IN the year before the pandemic I got a new gig, a side hustle, guiding tourists around Ernest Hemingway’s old haunts in Madrid. Starting at an ancient tavern and ending at a basement speakeasy, I led a glorified pub crawl across my adopted home town in the wake of a raging alcoholic.
BORN BUENOS AIRES, DATE UNKNOWN. DIED MADRID, FEB 23, 2021 Anuka was the name she was given by Terrie Orr, the Buenos Aires hairdresser who first fostered her – a skinny but greedy black street dog with beautiful amber eyes, snatched up from a park to be cleaned, fed, sterlilised, and homed by one of… Read more »
A COWARD may die a thousand times before his death, a morbid kid can be killed over and over in his own mind by phantom Soviet warheads. This was me in the mid-1980s, between the ages of 7 and 12. I spent, or lost, that much of my youth priming for nuclear holocaust, projecting scenarios onto the Republic of Ireland
E.L. Doctorow died on July 21, 2015, about a month after Donald J. Trump announced and commenced his run for President of the United States. These events were not related, but they have since become fused in my mind. Doctorow was my favorite living writer, and when Trump began his campaign by riding down the escalator to the gold-plated lobby of his tower, I thought the scene could almost have been composed by that great American mythologist.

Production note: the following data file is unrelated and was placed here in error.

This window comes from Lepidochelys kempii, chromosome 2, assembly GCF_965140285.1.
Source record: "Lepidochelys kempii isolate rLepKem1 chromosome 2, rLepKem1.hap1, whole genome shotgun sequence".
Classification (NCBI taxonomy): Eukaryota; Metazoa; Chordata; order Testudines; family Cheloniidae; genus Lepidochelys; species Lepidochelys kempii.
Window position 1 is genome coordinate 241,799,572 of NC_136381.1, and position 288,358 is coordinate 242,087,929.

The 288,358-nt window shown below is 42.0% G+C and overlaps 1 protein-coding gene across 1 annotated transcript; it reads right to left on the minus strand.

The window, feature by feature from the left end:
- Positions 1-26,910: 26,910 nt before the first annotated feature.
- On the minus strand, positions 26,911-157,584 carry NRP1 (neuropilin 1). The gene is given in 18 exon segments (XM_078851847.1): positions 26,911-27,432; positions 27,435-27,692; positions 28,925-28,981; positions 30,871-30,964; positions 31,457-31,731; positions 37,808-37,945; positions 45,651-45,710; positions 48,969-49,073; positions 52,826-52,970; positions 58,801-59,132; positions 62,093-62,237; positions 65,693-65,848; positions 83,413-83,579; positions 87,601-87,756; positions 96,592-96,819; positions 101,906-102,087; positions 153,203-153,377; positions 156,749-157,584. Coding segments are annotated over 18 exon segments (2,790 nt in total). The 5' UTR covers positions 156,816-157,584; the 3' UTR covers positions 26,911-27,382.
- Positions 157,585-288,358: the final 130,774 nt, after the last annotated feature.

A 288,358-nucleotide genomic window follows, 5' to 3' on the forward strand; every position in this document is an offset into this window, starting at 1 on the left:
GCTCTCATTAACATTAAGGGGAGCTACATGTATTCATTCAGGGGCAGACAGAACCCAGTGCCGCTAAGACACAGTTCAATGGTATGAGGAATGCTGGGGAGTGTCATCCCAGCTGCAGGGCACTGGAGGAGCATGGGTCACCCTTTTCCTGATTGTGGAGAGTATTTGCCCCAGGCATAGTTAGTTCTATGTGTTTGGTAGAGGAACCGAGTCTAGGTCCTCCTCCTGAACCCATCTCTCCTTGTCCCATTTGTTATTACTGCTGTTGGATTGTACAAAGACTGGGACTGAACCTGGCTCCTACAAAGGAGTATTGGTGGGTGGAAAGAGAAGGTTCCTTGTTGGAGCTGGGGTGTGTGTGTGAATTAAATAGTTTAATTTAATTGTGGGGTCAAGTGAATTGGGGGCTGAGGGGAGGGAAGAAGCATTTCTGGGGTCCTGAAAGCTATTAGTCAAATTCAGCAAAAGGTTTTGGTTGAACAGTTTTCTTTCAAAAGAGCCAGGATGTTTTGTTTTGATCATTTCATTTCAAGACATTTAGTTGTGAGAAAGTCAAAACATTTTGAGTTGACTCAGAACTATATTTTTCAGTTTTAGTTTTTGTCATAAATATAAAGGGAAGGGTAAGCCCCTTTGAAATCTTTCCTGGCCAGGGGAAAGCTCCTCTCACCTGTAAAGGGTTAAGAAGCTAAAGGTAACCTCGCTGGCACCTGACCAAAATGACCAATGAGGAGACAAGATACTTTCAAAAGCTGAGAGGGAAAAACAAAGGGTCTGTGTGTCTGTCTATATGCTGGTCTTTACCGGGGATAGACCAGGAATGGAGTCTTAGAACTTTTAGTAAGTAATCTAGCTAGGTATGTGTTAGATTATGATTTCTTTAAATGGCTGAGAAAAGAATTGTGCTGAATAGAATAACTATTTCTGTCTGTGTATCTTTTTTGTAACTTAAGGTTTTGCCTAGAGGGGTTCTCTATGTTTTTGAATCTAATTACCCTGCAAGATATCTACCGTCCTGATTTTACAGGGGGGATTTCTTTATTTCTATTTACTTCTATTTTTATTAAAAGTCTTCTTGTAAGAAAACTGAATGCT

A BOGGLE-EYED pagan god feasts on the headless carcass of his own son. A humanoid billygoat in a monkish cassock bleats a satanic sermon to a gasping congregation of witches. A desperately expressive little dog appears to plead for rescue, submerged up to its neck in a mud-coloured mire beneath a gloomy, void-like firmament of negative space.
THE city of Madrid is no less essential to the films of Pedro Almodóvar than kinky sex, crimes of passion, eye-popping primary colours or gasp-inducing plot twists. Though born out in Castilla-La Mancha – Don Quixote country – Almodóvar made his punkish early movies here in the capital, where the death of General Franco gave rise to a buckwild creative scene.